Review: ‘Replay’ at the Edinburgh Fringe

Stage

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In a characteristically make-shift Fringe venue, battling against cheers from outside and rattling seating, I settle down to watch ‘Replay’. First seen in Oxford, it is now embarking upon a run of 26 performances at the Edinburgh Fringe Festival.

The play follows Freya, a teacher who has developed feelings towards one of her piano students, James, after the suicide of his sister. It is a twist upon the normal story of a student-teacher relationship as we are never told the exact extent of the relationship, so that its full nature remains ambiguous. Because it is Freya’s confession, we continually face the problem of an unreliable narrator, seeing the situation through her eyes only as she tries to justify her feelings. This gives us a unique perspective into the mind of Freya, and her rationalities behind her actions, as she tries to persuade her audience that she was only trying to help by sharing James’ grief for his deceased sister. It questions our strict morality upon such a topic, leaving the audience to decide whose side they are on.

A very strong chorus surround Freya throughout the play. They are what hold the play together, sometimes a collection of disembodied voices, at other times well-rounded characters in their own right, creating a sense of fluidity. The use of flowing, if rather eerie, piano music throughout, furthers this fluidity, uniting the piece.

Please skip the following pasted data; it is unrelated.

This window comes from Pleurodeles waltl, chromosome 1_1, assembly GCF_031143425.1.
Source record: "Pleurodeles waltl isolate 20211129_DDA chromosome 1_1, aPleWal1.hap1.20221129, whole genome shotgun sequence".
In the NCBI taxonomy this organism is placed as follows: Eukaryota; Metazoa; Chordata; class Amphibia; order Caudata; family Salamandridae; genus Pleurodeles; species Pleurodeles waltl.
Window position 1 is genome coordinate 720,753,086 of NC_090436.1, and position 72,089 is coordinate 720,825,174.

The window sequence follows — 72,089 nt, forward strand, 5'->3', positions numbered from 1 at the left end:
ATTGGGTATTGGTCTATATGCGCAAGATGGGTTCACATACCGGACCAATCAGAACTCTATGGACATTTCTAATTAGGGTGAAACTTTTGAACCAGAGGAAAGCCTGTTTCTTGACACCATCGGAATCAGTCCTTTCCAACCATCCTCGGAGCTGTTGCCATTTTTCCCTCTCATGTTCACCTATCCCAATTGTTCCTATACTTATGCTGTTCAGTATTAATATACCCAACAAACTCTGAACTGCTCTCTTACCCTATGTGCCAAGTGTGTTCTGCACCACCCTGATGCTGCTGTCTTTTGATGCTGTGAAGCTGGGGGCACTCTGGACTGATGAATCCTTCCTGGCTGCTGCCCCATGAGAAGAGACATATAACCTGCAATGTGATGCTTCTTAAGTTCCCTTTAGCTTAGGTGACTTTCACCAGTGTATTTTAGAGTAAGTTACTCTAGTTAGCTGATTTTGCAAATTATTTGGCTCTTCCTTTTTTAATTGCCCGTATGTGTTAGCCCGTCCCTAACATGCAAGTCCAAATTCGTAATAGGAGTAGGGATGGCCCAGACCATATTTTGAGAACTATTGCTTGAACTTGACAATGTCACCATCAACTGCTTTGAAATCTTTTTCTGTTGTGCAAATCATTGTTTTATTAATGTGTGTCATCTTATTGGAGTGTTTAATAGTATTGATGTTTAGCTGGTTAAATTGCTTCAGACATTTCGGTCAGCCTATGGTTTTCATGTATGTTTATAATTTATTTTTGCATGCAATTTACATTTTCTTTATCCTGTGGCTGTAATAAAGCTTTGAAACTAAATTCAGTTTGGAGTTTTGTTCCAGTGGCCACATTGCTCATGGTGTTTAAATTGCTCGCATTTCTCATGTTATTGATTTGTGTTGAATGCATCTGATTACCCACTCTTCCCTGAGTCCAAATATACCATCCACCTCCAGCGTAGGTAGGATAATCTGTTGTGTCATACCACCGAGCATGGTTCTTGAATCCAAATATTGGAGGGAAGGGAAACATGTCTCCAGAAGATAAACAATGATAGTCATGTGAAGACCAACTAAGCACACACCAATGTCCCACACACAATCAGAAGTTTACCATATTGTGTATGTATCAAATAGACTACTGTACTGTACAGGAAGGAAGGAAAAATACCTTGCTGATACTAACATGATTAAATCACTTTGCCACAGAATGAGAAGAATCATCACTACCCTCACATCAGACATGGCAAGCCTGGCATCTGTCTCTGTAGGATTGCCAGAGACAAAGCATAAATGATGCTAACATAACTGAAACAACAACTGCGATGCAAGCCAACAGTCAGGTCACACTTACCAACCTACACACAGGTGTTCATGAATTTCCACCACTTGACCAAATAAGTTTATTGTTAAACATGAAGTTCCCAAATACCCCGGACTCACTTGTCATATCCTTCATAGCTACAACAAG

It is a very ambitious play, approaching a controversial yet sometimes clichéd subject and attempting to portray it in a new light. However this level of ambition which combines several different ideas into one relatively short play is slightly to its detriment at times as it tries to do too much. Furthermore, Freya’s interiority means that sometimes the play feels lost, meandering through the world of Freya’s head. The ambiguity, though extremely effective at times, is sometimes overwhelming and leads to a lack of clarity. In these moments it is the chorus’ presence which helps to ground the ambiguous nature of the play.

‘Replay’ is a strong, though disquieting, piece of new writing, a drama which forces its audience to stop and think, even amidst the non-stop busyness of the Edinburgh Fringe Festival.

REPLAY runs from 31st July to 25th August at C Cubed in Edinburgh